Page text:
Hurricane effect means more ducks this season
Hunt where the ducks ARE, is our motto. A lightweight ‘rogue and a lightweight bench that fits inside allows us to go to them.
“Don’t come to me looking for an excuse to cancel your duck hunts,” said LDWF Waterfowl Study leader Larry Reynolds. “We’ve still got a ton of ducks coming down this year. In most recent seasons, Louisiana hunters have bagged more ducks than hunters in the entire Central flyway.
"The rains from Isaac didn’t cause enough flooding in the Midwest to cause much short-stopping of ducks this year. They only impacted a few areas in northern Arkansas. Sure, the storm battered the Delta pretty badly, knocking down rosseaus and killing much submerged vegetation. But in the Mississippi Delta, we’ve still got weeks of growing season with a constant flush of freshwater until the big duck season.
"And some patches of vegetation actually survived the storm. As proof, the opening weekend of teal season Pass-a-Loutre WMA recorded the best bag checks of any WMA in Southeast Louisiana, averaging 3.2 ducks per hunter. I’m certainly optimistic."
And, oddly enough, the Fontova duck-hunting log (spanning 40 years by now) shows some of the best duck hunts on "off" years, when saltwater ravaged our southeastern coast: 1998 after Hurricane Georges, for instance. And in 2002 after Lili. Same for 2008 after Gustav.
Odder still, when the Bonnet Carre Spillway opened or the Caernarvon diversion was gushing river water for long periods, our log often shows some mediocre hunts, even on great weather days.
So what’s going on here?
Think about it. Some deer hunters detest high-mast years because it spreads the deer out. They have so much to eat in so many places that deer ignore food plots and corn — and become hard to pattern. This was a major complaint last season. But on low-mast years, the public-land hunter who, through diligent scouting, finds the few oaks putting out, usually scores. Same principle with ducks.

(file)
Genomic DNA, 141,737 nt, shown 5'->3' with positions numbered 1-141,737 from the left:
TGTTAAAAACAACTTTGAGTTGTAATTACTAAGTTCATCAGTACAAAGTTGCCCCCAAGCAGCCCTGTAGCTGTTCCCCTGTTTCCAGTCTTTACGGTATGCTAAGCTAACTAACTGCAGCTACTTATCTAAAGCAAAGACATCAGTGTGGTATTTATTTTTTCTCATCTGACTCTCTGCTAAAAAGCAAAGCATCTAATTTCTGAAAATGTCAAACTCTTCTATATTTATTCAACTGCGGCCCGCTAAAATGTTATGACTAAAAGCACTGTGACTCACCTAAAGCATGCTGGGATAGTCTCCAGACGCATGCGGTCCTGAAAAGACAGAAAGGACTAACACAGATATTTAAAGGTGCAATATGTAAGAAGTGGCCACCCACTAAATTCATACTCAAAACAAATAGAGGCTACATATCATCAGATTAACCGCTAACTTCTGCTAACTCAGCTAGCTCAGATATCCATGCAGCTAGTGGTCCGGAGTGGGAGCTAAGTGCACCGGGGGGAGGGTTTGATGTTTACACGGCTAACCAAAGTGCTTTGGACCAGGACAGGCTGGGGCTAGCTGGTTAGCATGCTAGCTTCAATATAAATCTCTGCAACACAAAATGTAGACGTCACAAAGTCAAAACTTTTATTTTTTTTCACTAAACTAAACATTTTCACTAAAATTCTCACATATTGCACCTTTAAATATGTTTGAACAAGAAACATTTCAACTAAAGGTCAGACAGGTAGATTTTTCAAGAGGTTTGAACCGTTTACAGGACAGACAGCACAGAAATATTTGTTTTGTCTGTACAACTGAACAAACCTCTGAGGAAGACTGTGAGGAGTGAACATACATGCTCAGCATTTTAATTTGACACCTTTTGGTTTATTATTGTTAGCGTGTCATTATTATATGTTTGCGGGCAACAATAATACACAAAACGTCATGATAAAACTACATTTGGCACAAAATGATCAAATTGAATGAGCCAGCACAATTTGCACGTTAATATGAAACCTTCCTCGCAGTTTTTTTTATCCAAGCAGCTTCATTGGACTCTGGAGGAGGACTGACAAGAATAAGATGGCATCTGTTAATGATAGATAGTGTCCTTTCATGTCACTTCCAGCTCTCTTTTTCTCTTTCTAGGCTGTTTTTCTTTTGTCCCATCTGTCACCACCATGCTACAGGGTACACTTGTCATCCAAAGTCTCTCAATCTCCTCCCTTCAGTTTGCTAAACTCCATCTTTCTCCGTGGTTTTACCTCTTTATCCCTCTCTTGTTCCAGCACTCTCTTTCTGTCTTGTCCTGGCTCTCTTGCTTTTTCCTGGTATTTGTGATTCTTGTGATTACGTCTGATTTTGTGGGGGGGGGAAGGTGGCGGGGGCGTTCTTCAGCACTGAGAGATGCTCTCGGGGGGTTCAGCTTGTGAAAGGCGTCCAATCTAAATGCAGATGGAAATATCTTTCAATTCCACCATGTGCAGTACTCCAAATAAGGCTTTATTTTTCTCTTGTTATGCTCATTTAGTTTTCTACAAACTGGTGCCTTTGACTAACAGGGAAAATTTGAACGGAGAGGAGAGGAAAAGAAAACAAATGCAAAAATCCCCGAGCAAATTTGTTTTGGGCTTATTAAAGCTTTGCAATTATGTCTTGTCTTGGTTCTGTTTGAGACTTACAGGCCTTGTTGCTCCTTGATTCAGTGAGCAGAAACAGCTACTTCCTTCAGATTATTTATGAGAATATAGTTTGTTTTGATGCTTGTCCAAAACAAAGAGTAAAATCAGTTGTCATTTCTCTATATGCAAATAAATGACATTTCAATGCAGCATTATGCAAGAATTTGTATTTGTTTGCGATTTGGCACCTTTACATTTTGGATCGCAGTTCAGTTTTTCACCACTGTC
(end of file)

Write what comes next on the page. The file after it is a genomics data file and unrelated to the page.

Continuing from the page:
When the Bonnet Carre Spillway opened or Caernarvon gushed, milfoil grew everywhere in huge mats and often in the big, open bays. This made it tough to attract and ambush ducks in enclosed ponds with a few dekes. The big flocks of grays constantly descend in the open water, and there’s simply no way to compete with that crowd after a few hundred have bunched up.
During the saltier-water periods, more food-barren years, we simply — by scouting — located the few pockets of food, often ponds or coves with widgeon grass on the bottom, dwarf spikerush sprouting on the mud banks or even algae matting the banks and bottom.
Yes algae, that same stuff that cripples our spinnerbaits when casting for reds in skinny water ponds. Ducks — greys and greenwings, especially — seem to love it.
Hunting public land or otherwise having the luxury of avoiding a permanent blind and actually hunting ducks made for these successful hunts.
What follows from last year’s first split hunt will probably apply to this year’s first split: Simply leave early on a fishing/scouting junket to locate the duck concentrations. They probably won’t be randomly spread out this year.
And filling half a "box" with reds, specks, flounder and puppy drum during these "scouting" trips certainly adds to the experience!
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